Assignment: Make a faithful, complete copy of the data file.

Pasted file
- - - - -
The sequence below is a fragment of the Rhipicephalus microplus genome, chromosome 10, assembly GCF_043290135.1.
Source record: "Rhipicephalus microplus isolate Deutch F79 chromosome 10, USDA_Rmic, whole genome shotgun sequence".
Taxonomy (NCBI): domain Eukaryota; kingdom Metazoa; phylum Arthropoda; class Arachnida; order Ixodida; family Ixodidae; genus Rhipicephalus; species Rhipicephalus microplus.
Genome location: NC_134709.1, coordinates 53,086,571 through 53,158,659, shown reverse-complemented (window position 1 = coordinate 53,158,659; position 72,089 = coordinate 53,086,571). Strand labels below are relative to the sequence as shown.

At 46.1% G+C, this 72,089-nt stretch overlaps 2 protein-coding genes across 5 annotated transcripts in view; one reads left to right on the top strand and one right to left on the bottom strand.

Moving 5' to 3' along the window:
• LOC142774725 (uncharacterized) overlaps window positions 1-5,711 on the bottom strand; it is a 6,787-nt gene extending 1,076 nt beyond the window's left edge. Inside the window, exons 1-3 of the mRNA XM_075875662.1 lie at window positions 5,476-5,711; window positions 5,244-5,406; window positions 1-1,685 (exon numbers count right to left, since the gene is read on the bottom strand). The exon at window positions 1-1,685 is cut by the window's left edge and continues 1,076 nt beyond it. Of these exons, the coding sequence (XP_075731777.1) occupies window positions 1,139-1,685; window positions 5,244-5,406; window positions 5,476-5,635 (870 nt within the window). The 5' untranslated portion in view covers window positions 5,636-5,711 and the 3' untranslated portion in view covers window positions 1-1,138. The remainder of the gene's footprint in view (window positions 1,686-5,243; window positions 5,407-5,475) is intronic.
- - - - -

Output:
The sequence below is a fragment of the Rhipicephalus microplus genome, chromosome 10, assembly GCF_043290135.1.
Source record: "Rhipicephalus microplus isolate Deutch F79 chromosome 10, USDA_Rmic, whole genome shotgun sequence".
Taxonomy (NCBI): domain Eukaryota; kingdom Metazoa; phylum Arthropoda; class Arachnida; order Ixodida; family Ixodidae; genus Rhipicephalus; species Rhipicephalus microplus.
Genome location: NC_134709.1, coordinates 53,086,571 through 53,158,659, shown reverse-complemented (window position 1 = coordinate 53,158,659; position 72,089 = coordinate 53,086,571). Strand labels below are relative to the sequence as shown.

At 46.1% G+C, this 72,089-nt stretch overlaps 2 protein-coding genes across 5 annotated transcripts in view; one reads left to right on the top strand and one right to left on the bottom strand.

Moving 5' to 3' along the window:
• LOC142774725 (uncharacterized) overlaps window positions 1-5,711 on the bottom strand; it is a 6,787-nt gene extending 1,076 nt beyond the window's left edge. Inside the window, exons 1-3 of the mRNA XM_075875662.1 lie at window positions 5,476-5,711; window positions 5,244-5,406; window positions 1-1,685 (exon numbers count right to left, since the gene is read on the bottom strand). The exon at window positions 1-1,685 is cut by the window's left edge and continues 1,076 nt beyond it. Of these exons, the coding sequence (XP_075731777.1) occupies window positions 1,139-1,685; window positions 5,244-5,406; window positions 5,476-5,635 (870 nt within the window). The 5' untranslated portion in view covers window positions 5,636-5,711 and the 3' untranslated portion in view covers window positions 1-1,138. The remainder of the gene's footprint in view (window positions 1,686-5,243; window positions 5,407-5,475) is intronic.